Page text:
Steamboat Springs skier Katie Lindquist skis in the 2010 North Routt Coureur des Bois cross-country ski race.

Photo by Joel Reichenberger

Steamboat Springs skier Katie Lindquist skis in the 2010 North Routt Coureur des Bois cross-country ski race.

North Routt Coureur des Bois proves popular, challenging

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North Routt Coureur des Bois results

Sunday

90K men’s freestyle

  1. Daniel Weinberger, Boulder, 4:33:35.2
  2. Michael Brothers, Monument, 4:38:03.7
  3. Nathan Schultz, Boulder, 4:41:46.6

90K women’s freestyle

  1. Lenka Palanova, Boulder, 5:26:29.8
  2. Anne Donley, Denver, 5:41:55.5
  3. Katie Lindquist, Steamboat, 5:42:31.7

45K men’s freestyle

  1. Benjamin Blaugrund, Boulder, 2:11:46.7
  2. Barkley Robinson, Steamboat, 2:21:59.0
  3. Brian Woodard, Boulder, 2:25:24.4

45K women’s freestyle

  1. Sarah Konrad, Laramie, Wyo., 2:22:30.4
  2. Tammy Jacques-Grewal Steamboat, 2:32:38.9
  3. Deborah Rose, Steamboat, 2:46:09.2

90K men’s classic

  1. Zach Beresford, Salt Lake City, 6:39
  2. Paul Sachs, Steamboat, 7:24
  3. Frank Smith, Clark, 7:25

45K women’s classic

  1. Jessica Kisiel, Los Alamos, N.M., 3:35:16.6
  2. Emily Lovett, Steamboat, 3:38:56.7
  3. Paula Maresh, Littleton, 3:40:02.0

45K men’s classic

  1. Benjamin Barbier, Steamboat, 2:37:25.3
  2. Kyrill Kretzschmar, Steamboat, 2:40:28.2
  3. Jon Freckleton, Steamboat, 3:03:29.5

— In many ways, the North Routt Coureur des Bois is an old-fashioned kind of race.

That’s a theme director Dan Smilkstein tries to hammer home even in the awards. The medals are of a unique design and imprinted with a picture of two of the area’s original pioneers, setting out down a snowy trail with massive, long planks. And the trophies given to the overall male and female champions in each discipline actually are recycled trophies Smilkstein picked up on eBay. One originally had gone to a tennis champion nearly 100 years ago and another honored first place in a 19th century horticultural competition.

In that environment, classic skiing just makes sense.

The fastest racers all tore up the 90- and 45-kilometer courses using skate-ski style Sunday. But with a steady and seemingly long-lost rhythm, dozens of skiers assaulted the sixth annual race on classic skis.

“I love classic skiing. It’s just so pure and simple, so fluid,” said Jessica Kisiel, the 45K women’s classic champion and a skate-skiing veteran of the 90K course.

For some, skate skiing is no longer an option, with the physical exertion and pain to joints and muscles too much in the massive test that is the Coureur des Bois.

For others, it’s a race made for classic skis.

“I just enjoy classic skiing,” Steamboat skier Paul Sachs said. “It takes much longer, but it’s an interesting challenge. It’s beautiful out there. You can look around and you’re out there all by yourself. It’s beautiful.”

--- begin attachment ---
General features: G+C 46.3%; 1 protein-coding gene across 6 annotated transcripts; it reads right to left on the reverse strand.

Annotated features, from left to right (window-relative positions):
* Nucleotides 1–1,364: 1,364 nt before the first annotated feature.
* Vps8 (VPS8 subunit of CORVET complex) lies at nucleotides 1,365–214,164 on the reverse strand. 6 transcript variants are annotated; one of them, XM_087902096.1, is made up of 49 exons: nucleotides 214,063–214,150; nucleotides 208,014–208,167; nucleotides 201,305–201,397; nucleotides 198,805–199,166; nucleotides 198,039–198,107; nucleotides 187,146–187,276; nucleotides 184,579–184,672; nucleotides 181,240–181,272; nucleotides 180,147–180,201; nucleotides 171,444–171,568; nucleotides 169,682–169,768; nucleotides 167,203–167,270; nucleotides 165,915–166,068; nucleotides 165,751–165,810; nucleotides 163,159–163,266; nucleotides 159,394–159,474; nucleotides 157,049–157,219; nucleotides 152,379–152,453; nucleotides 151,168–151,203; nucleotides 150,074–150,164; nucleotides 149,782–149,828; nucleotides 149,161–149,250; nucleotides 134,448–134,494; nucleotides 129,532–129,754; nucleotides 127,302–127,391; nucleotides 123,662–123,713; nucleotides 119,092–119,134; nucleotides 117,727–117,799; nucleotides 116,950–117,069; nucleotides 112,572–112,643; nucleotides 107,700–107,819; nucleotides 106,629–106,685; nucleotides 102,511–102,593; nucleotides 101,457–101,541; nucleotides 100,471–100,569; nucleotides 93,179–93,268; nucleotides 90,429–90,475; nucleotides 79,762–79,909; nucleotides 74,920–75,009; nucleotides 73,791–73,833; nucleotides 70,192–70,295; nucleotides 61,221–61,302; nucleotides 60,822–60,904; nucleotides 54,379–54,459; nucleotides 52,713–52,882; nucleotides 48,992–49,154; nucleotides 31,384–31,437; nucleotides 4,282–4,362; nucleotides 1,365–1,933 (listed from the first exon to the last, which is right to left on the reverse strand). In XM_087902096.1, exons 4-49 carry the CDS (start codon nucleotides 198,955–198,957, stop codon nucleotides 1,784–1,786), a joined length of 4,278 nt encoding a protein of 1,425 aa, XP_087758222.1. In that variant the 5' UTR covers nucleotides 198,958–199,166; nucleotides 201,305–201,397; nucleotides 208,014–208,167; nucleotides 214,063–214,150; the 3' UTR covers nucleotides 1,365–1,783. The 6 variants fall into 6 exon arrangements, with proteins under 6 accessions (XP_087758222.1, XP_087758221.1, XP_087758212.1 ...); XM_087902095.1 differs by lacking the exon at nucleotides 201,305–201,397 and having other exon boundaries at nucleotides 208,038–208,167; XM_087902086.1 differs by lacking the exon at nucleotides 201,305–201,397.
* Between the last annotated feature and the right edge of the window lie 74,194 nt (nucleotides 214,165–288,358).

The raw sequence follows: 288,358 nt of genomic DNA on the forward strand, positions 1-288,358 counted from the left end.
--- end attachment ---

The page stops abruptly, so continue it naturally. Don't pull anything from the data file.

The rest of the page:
Skiers of all styles again flocked to the race Sunday and a new attendance record was set with nearly 200 taking part.

They streamed down from the woods under the towering Hahn’s Peak, across one last, white, open meadow and across the finish line at Steamboat Lake Outfitters.

The race has increasingly become a “must ski” in the national Nordic skiing world, but local skiers were well represented in the final results.

Katie Lindquist was third in the women’s 90K freestyle race. Barkley Robinson was second in the men’s 45K freestyle. Tammy Jacques-Grewal and Deborah Rose were second and third, respectively, in the women’s 45K freestyle.

Benjamin Barbier was first, Kyrill Kretzschmar was second, and Jon Freckleton was third in a Steamboat sweep of the 45K classic podium. Emily Lovett, meanwhile, was second in the women’s 45K classic, and Paul Sachs was second in the men’s 90K classic.

Daniel Weinberger, of Boul­der, was the 90K freestyle men’s champ for the second consecutive year, finishing in 4 hours, 33 minutes and 35.2 seconds.

Monument skier Michael Brothers was second at 4:38:03.7, and Nathan Schultz, also from Boulder, was third in 4:41:46.6.

“It’s beautiful when you get up on the Continental Divide,” Weinberger said. “It’s great if you can take a moment and look. The hills are huge.”

Lenka Palanova, of Boulder, last year’s women’s champ in the 45K, won the 90K freestyle this year in 5:26:29.8.

Anne Donley was second at 5:41:55.5, and Lindquist was third at 5:42:31.7.

“It’s way harder than normal long races,” said Palanova, now a four-time veteran of the race and a two-time champ, having won the 45K previously. “It’s challenging for me. It was hard today, but it’s a really cool race.”

Benjamin Blaugrund, of Boulder, won the men’s 45K freestyle, finishing nearly 10 minutes ahead of Robinson. Sarah Konrad, of Laramie, Wyo., was the top women’s finisher in the 45K, finishing in 2:22:30.4.

“It was a great day,” Blaugrund said. “The course is so fantastic, and the race organizers do an amazing job. This is a unique opportunity to ski 45 or 90K without backtracking. It’s fantastic.”

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